A famous burns’ surgeon was staying with the Hon Mrs James in Lane End and on seeing one of the traps announced this was just the mesh needed to make guards to protect children from the horrendous burns suffered as a result of accidents with electric fires.  Dudley came up with a suitable design and as a result was kept busy for a few years supplying the electricity companies and then gas companies with guards to fit to all their various models. It was not long however before the manufacturers started incorporating guards at the manufacturing stage bringing this market to a close.   Guards for open fires were a further development and these carried on selling for a number of years.

Dudley and Ann started their married life at The Cottage, Lane End next to the old Chapel on Moor Common.  William was born here in 1948.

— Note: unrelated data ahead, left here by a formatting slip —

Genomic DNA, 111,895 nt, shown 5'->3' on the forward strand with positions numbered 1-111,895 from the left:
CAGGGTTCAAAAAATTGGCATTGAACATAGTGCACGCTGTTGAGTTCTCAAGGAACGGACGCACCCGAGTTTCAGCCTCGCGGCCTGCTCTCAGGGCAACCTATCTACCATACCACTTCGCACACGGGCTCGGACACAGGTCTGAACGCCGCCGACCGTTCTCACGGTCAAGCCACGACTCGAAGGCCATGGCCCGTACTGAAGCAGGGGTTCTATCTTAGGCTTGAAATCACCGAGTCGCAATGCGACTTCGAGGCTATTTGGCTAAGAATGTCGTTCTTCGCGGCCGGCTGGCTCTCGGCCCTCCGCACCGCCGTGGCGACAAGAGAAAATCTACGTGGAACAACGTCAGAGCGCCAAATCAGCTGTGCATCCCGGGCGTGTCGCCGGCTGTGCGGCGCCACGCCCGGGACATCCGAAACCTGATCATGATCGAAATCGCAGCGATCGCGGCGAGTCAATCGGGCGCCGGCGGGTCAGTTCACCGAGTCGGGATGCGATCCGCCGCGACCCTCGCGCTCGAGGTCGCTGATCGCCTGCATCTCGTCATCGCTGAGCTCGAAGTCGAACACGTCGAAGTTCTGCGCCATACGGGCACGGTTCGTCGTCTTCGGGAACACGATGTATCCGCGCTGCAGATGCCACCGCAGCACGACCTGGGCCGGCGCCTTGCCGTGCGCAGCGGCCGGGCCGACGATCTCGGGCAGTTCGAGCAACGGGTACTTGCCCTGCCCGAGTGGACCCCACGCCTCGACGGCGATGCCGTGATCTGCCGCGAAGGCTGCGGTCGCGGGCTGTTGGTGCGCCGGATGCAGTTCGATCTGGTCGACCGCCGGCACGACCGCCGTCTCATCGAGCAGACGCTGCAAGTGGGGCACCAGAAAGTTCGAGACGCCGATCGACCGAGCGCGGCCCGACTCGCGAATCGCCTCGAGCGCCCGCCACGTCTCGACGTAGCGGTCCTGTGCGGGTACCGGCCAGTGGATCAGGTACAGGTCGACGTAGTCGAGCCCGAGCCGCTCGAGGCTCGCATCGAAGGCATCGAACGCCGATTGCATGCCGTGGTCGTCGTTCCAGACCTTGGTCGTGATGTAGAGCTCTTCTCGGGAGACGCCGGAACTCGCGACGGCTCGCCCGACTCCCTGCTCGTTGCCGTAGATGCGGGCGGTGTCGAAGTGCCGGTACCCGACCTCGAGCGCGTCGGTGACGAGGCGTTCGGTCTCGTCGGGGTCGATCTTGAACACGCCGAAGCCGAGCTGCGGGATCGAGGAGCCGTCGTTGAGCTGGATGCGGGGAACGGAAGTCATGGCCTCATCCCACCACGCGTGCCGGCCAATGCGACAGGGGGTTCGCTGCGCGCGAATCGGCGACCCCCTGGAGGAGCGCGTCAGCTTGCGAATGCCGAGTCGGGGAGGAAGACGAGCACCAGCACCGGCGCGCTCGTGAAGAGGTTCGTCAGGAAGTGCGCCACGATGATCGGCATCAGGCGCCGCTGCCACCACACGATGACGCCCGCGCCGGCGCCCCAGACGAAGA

In 1951 they moved to Colliers Corner on the day of the birth of their daughter Linden who Dudley delivered in the absence of the midwife who had not yet arrived.  Dudley always said he was not phased by this as he had been in the Boy Scouts!!!

The family was completed by the arrival of James in 1956.

Although continuing throughout his working life with his inventions he decided that with a growing family to support he needed a more stable income. This led to his ownership of Goodchild’s Garage in Lane End and then a Daf Dealership.  Soon Dafs could be seen wherever you looked!

Among his many and varied interests steam always held a fascination. The purchase of an Avelling & Porter Steamroller gave the local community a much loved landmark as he kept it next to the road outside his house.